Top critical review
7 people found this helpful
A curate's egg.
on 3 November 2004
I was seduced by the short extract on the jacket and bought this book, not realising it was aimed at a teenage market. I am very pro Scottish fiction (and sci-fi) and carried on reading anyway.
The introduction of the book is mesmerising. I was dazzled by the idea of our first ancestors looking at the ground and calling it "Ur", which evolved over millennia into "Earth". This scene-setting still gives me goosebumps.
Likewise, the early part of the book works well. We meet Mara's family, her island which is slowly drowning, and learn a bit about her. The description of the extreme weather is chilling, and I particularly like the scene where she enters the drowned phone box (this scene is printed on the jacket). When she and a few hardy others leave the island in a small flotilla, however, the book loses its focus somewhat, and I found the descriptions of New Mungo irritating and distracting.
There is a symbolic theme underlying the narrative which is quite compelling. I did enjoy trying to spot the references to Glasgow as I went along, although I am certain that I missed a few. I am oddly uncomfortable with the use of place names for personal names (although I find Clayslaps as good a baby name as any I have ever heard).
For an adult, this book is a curate's egg, with several good features and powerful images. It borrows from other fiction with similar features, notably "Waterworld". Some points don't stand up to scrutiny, however, such as the fact that many parts of Glasgow are above the water when the rest of the surrounding terrain (including many mountains such as Ben Nevis) is drowned. I found some sequences of the narrative seemed contrived, and some parts were just a little weird.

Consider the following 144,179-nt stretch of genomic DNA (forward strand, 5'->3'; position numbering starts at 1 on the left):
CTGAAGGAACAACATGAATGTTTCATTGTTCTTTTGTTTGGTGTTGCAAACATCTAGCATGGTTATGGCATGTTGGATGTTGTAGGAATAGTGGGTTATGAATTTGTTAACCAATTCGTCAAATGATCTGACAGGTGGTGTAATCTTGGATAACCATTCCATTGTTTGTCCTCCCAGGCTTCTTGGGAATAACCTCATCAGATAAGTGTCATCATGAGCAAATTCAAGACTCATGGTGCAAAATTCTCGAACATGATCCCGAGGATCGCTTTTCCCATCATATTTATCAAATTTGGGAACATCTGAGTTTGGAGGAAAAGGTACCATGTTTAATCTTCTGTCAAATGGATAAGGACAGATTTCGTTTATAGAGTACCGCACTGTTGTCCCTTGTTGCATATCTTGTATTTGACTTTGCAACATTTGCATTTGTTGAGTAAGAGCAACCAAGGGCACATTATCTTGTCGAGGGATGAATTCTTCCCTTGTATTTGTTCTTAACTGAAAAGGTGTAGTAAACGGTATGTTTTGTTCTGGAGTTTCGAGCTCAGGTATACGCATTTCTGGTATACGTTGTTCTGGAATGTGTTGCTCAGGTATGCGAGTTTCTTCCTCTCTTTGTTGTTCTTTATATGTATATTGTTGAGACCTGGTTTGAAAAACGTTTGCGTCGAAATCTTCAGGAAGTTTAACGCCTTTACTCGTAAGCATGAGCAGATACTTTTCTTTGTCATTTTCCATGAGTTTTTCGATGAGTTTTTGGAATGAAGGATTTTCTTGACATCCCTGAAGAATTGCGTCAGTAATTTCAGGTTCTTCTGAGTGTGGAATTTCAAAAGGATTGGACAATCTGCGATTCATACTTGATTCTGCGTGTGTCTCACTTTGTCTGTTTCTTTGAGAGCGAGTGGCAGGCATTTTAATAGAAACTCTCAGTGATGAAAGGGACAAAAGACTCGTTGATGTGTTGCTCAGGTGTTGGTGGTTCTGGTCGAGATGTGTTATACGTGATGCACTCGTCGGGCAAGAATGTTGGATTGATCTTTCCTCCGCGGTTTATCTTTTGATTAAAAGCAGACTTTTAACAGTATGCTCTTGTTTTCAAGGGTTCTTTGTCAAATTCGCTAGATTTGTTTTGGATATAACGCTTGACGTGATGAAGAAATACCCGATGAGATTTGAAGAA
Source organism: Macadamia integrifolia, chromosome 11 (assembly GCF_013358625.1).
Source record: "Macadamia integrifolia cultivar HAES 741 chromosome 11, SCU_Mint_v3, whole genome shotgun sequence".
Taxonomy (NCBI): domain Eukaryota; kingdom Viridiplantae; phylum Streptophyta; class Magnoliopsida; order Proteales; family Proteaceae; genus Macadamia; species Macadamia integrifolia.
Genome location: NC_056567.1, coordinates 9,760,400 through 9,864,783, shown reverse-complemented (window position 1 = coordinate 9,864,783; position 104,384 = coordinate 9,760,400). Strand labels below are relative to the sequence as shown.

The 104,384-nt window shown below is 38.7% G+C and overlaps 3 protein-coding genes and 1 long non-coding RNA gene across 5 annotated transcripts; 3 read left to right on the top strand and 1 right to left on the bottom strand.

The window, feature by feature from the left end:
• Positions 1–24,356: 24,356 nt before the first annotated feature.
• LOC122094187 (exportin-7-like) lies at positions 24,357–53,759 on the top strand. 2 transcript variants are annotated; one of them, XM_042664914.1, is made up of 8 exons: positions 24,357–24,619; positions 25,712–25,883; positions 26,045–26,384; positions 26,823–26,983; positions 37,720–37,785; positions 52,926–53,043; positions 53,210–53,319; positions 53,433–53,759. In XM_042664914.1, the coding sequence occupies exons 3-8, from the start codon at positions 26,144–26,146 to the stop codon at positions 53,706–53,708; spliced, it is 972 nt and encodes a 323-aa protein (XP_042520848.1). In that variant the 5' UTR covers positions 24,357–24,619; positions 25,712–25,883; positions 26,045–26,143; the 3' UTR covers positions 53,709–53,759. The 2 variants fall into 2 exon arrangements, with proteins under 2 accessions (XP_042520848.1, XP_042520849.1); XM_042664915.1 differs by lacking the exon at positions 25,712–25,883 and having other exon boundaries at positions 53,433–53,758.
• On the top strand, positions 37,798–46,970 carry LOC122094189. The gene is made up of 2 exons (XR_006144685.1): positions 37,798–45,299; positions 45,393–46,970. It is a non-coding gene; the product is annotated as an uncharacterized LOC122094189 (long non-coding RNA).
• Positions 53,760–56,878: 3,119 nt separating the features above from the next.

The book describes one possible effect of global climate change without preaching, and for this alone it deserves great commendation: I hope our kids will take the point.
Ultimately, however, I left this book feeling a little disappointed, with a vague sense of anticlimax. According to her website, Julie Bertagna has been deluged with requests for a sequel, and is currently writing one (she certainly left plenty of loose threads to tie up). Unfortunately, I regret I won't be buying it.